Another Facebook company has been in the news this week: there was a big controversy with WhatsApp and its privacy policy changes around messaging. People are unhappy. They’ve delayed the rollout [of the new policy].

Instagram has already merged its messaging with Facebook. How has that gone? Are people reacting to it?

Not in the same way. But actually, that’s been going relatively well. To be clear on WhatsApp, they changed their terms of service. I don’t think we effectively communicated what was changing. Privacy did not change in terms of your messages, your personal messages, or your messages between friends.

The only real substantive change was how data is stored when you message an official business account. So there’s a bunch of misinformation flying around. The irony is not lost on me. It’s a nice, humbling meta moment for us. But I think the real issue wasn’t just that we didn’t communicate well, it was that we didn’t make it clear what the value was in the moment.

I think that when you make a change, people are going to be nervous, but any large app is going to have to change. Otherwise, they become irrelevant over time. The people who use it a lot and care about it a lot get upset when things change. Change is uncomfortable.

So when you do make a change, you need to make sure that the value is immediately evident. So when we started to merge [Instagram] with Messenger’s experience, it became clear that there was value because suddenly you had all of these features that hadn’t come to Instagram yet. You could reply to messages as opposed to just having a linear chat. You had a bunch of new reactions and customization tools, vanishing mode, et cetera. So there was a lot of evident value. People, by and large, seem to really enjoy it and that’s been great.

Whereas when WhatsApp changed its terms of service this week, it was not clearly articulated and there was no immediately evident value. That’s a bad combination. That’s a recipe for misinformation. So that’s how we got [there]. We’re now scrambling to correct the record.

One of the things I’ve actually heard Mark [Zuckerberg] say in the past is [there are] more people at Facebook working on trust and safety than work on Instagram. There’s a bigger team working on policy issues across the company than working on Instagram. How big is Instagram? How many people work at Instagram?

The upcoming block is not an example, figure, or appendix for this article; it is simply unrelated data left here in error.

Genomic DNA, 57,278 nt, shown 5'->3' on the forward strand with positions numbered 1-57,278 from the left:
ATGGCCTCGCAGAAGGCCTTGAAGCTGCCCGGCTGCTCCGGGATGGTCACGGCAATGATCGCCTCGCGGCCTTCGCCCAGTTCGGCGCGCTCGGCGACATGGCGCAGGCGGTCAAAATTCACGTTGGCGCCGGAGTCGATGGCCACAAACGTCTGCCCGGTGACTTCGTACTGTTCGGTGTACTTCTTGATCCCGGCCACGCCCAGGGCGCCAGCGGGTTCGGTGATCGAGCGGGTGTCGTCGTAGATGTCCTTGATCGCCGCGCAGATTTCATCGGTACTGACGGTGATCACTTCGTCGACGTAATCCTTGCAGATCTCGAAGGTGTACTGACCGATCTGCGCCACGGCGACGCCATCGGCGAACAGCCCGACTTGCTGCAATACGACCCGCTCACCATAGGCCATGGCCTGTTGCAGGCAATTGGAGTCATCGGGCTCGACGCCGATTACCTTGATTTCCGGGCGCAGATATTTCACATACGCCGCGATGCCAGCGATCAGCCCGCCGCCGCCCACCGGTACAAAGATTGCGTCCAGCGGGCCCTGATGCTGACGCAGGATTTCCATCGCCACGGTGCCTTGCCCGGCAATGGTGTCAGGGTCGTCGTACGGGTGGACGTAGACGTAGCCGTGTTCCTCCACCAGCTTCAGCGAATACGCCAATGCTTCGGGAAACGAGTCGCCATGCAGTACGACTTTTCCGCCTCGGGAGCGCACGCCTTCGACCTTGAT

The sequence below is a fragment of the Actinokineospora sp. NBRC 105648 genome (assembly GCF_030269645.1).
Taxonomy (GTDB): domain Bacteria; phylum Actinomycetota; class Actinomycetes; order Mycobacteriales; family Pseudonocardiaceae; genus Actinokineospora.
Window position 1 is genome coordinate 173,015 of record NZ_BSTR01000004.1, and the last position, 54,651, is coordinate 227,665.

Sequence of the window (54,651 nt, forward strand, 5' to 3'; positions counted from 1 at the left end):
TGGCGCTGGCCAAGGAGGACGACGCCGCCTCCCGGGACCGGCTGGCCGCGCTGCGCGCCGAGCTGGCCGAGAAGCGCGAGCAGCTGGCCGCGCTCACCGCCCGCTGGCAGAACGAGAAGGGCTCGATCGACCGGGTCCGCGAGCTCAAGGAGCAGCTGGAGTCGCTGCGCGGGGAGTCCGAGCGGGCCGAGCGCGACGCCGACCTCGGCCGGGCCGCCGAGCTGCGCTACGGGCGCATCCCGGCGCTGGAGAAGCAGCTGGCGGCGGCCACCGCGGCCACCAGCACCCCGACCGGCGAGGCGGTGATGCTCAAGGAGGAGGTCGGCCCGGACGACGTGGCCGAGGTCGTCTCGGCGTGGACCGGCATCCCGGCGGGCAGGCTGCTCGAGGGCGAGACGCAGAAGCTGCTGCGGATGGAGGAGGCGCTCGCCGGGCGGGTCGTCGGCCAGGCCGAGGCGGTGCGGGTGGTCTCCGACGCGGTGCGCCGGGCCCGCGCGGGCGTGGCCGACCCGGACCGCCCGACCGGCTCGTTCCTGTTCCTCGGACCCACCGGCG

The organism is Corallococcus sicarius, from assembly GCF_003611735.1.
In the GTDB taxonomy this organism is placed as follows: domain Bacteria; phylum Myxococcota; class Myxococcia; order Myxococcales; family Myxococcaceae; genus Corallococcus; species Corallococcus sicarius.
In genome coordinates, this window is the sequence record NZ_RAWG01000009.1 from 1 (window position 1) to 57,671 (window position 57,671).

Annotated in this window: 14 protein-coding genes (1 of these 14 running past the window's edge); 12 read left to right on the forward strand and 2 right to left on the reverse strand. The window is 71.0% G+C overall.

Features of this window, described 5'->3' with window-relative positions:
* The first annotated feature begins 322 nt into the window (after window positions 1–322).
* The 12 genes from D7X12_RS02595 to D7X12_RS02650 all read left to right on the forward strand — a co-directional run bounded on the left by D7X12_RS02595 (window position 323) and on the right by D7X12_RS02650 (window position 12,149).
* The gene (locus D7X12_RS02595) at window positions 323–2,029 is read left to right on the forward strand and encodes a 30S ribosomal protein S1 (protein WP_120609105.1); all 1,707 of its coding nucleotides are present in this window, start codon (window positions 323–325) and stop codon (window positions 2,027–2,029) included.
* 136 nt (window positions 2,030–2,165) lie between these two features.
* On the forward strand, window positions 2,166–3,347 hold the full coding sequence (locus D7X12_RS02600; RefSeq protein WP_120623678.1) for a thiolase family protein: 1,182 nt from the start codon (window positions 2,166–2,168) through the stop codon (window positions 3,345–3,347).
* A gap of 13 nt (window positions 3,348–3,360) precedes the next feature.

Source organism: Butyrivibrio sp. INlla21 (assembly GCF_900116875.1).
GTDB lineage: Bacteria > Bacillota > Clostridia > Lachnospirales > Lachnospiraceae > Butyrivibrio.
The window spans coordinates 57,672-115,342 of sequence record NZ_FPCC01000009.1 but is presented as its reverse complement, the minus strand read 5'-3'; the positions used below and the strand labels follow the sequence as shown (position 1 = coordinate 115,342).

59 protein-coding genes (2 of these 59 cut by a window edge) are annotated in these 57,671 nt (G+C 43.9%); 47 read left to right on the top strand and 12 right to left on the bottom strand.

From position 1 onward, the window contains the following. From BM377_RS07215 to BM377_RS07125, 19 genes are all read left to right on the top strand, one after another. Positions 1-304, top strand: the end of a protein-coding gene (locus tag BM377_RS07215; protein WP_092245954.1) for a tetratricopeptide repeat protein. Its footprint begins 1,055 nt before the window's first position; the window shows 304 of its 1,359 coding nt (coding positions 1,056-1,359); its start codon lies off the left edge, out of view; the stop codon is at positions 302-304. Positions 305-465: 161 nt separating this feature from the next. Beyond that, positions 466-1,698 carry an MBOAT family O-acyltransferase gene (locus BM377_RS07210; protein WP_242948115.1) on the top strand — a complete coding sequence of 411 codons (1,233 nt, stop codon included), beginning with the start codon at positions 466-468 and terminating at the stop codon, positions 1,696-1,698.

It really depends on how you count, because there’s a lot of people who work on Instagram some of their time, but not all of their time. There’s people who report to me directly. There’s people who report in a dotted line to me — but none of that really matters.

When I joined Instagram, I wasn’t running it. I was the head of product. I had come from running News Feed at Facebook for a number of years. And I told everybody I was going to be a sponge, and I wasn’t going to push for any change for a couple months while I ramped up and tried to better understand Instagram, the product, the employee base, and the values.

But the one place where I almost immediately broke my promise was on safety and integrity. I was pretty interested in the details, having spent the last couple of years being responsible for fake news on Facebook and a bunch of other gnarly safety problems.

I found for the most part that [Instagram was] just running our own stuff, and our team was tiny. And so I made the team pivot and essentially [integrate] the technology and work with the engineers who worked on safety across the rest of the company. I actually lost a bunch of people because of that. Not because they disagreed that it was a better way to keep people safe on Instagram over the long run, but it just wasn’t why they signed up to be on the team. So it was pretty painful for six months on that front. And I lost some credibility with some of the people.

But now safety and integrity is one of our strongest teams. So I’m proud of that. I think it’s good. But otherwise, yeah, we are lean and mean, just a few thousand people. Which is a ton of people, but not a lot considering that over a billion people use Instagram.